BORACAY ISLAND―President Rodrigo Duterte has reminded agrarian reform beneficiaries in Aklan, including the Ati of Boracay, to keep their land instead of selling it.
“Till the land, make it productive and when the progression period is over, maybe your children can sell it and it could be worth millions,” Duterte said in his speech during the distribution of Certificates of Land Ownership Award to the beneficiaries at the Manoc Manoc Covered Court in Boracay on Thursday night.
“There will be Ati here who will become rich someday,” he said.
Meanwhile, Justice Secretary Menardo Guevarra on Friday said President Duterte could ban casino operations in Boracay even without an executive order.
“With or without an EO, the President has the power and the tools to stop casino operations,” Guevarra told ABS-CBN News.
“The only advantage of an EO is that it sets a long-term policy and provides a formal framework for all government actions pertaining to the subject matter.”
A total of 623 CLOAs covering 274.0352 hectares of land under the Agrarian Reform Program were distributed to 484 beneficiaries from Boracay and mainland Malay and the towns of Buruanga and Tangalan, Aklan.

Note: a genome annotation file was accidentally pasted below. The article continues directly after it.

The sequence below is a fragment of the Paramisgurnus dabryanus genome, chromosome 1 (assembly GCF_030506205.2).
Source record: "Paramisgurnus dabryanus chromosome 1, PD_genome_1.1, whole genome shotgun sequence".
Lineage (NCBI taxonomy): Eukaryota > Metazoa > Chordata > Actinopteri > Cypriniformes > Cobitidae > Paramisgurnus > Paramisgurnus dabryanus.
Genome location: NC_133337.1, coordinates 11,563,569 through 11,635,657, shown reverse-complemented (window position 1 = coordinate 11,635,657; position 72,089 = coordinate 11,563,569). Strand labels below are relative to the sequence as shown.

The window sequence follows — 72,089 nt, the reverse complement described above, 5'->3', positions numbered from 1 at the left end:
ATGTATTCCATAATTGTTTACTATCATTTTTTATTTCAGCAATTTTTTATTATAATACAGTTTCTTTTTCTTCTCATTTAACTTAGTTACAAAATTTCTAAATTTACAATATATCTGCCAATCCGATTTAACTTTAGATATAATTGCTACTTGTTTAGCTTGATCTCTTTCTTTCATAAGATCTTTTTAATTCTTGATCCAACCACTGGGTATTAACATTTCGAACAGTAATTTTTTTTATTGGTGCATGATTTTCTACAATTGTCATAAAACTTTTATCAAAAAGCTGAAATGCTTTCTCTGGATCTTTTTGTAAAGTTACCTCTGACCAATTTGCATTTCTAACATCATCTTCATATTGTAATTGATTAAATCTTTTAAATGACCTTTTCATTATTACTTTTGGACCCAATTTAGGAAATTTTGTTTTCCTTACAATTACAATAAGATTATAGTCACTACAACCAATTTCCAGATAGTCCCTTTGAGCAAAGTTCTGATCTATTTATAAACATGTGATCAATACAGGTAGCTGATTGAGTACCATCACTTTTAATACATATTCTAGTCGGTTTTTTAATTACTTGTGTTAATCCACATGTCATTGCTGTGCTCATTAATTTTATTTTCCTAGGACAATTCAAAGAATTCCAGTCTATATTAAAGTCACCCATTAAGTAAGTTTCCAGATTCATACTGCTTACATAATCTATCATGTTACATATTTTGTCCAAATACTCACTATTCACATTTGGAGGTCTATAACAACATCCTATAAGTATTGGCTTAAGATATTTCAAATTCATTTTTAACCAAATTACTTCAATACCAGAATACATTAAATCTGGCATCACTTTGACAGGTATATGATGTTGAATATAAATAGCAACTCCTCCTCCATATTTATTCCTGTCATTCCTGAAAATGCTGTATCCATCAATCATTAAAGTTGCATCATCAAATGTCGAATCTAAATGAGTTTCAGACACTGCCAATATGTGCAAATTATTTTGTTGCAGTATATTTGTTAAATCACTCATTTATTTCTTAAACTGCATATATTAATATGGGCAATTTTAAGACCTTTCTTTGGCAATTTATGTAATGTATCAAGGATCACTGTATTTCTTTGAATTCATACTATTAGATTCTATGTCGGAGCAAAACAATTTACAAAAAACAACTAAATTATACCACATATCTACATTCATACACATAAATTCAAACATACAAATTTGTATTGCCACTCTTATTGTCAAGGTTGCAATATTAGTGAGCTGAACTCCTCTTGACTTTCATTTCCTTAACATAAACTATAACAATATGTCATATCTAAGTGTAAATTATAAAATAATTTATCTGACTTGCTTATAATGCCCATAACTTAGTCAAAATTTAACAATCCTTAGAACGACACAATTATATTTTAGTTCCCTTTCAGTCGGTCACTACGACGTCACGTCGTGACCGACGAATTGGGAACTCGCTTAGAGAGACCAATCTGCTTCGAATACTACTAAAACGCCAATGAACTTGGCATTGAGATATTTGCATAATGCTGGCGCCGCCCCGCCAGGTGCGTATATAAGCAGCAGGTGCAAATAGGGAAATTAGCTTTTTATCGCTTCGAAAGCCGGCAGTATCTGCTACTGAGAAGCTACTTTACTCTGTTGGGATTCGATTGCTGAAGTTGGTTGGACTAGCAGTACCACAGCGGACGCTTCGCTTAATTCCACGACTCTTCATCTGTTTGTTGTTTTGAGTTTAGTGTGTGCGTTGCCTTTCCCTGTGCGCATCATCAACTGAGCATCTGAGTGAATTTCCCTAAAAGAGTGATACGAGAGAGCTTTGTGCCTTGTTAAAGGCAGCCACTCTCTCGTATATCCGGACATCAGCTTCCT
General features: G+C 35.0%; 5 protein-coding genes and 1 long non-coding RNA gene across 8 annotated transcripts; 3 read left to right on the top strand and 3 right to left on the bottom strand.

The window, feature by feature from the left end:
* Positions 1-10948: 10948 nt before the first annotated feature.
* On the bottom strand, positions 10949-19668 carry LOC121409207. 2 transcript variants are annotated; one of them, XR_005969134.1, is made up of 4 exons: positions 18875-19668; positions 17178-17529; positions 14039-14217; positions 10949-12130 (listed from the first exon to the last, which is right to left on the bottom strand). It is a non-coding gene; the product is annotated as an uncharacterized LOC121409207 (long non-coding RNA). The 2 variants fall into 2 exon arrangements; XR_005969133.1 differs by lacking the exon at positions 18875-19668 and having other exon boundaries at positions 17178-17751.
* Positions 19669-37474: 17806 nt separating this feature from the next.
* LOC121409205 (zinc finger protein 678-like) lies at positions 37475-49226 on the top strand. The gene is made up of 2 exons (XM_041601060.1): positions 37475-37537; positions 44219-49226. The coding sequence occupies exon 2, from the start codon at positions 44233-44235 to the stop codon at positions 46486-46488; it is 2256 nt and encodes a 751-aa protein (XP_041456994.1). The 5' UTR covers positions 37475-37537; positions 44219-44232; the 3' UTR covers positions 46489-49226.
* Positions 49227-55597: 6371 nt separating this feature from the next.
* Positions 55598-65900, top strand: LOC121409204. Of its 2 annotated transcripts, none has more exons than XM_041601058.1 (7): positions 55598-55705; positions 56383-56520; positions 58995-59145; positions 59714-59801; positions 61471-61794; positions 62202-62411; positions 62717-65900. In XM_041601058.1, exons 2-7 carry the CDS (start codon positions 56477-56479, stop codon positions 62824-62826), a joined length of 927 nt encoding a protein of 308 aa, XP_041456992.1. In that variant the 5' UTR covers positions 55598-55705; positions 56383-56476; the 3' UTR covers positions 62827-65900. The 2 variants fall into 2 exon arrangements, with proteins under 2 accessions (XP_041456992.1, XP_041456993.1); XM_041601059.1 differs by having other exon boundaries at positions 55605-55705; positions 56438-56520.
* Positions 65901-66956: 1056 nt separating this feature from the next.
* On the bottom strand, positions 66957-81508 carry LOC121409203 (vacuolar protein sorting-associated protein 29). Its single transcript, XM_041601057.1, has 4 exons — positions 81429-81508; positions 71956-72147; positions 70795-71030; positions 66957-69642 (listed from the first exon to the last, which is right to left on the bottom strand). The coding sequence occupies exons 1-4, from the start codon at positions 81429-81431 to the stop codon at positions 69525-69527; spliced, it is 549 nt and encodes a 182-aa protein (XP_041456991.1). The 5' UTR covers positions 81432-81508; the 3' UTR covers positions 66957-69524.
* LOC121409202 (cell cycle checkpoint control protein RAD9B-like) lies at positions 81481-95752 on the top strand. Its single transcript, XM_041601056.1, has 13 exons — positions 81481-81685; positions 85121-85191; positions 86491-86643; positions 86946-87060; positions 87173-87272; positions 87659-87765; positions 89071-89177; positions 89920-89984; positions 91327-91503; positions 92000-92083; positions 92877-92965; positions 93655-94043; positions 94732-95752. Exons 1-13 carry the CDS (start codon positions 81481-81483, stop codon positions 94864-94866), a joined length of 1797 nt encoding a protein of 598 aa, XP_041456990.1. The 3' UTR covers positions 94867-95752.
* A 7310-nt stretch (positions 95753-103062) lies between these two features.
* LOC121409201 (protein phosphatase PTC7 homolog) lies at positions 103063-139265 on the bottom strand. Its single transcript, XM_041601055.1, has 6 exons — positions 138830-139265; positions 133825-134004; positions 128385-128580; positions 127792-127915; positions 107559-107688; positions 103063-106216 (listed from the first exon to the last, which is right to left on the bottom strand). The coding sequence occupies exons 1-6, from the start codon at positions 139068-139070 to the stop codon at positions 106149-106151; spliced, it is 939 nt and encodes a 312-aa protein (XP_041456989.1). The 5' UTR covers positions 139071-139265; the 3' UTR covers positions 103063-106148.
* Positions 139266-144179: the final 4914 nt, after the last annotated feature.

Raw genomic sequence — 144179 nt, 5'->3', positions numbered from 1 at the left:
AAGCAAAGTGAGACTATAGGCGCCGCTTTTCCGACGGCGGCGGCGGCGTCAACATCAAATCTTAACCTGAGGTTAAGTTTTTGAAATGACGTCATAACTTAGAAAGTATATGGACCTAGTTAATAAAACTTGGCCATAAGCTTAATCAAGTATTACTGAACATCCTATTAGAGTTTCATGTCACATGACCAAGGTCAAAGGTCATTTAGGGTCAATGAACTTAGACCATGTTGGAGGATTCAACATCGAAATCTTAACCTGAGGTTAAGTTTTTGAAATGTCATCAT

Duterte noted the importance of owning land to the beneficiaries who called it a “prized possession.”
“It could be worth millions if you want to build something,” he said.
Of the 623 certificates distributed, six land titles covering 3.2064 hectares of land were given to the 44 members of the Boracay Ati Tribal Organization or BATO.
Meanwhile, in a speech by a BATO member delivered on behalf of their tribal chieftain Delsa Justo, the Ati community expressed their gratitude to the President for the land given them and for the rehabilitation of the island.
“We Ati are very grateful that our prayers to God have been answered, that our beloved island, which is slowly being destroyed, will now be restored,” an Ati member said.
The Ati expressed hope that with the additional land given to them, no trouble would arise.
Agrarian Reform Secretary John Castriciones said Thursday the Ati should not worry about their land ownership as “Boracay is government property.”
“The land that will be given to them is government-owned and they will not pay a single cent,” he said.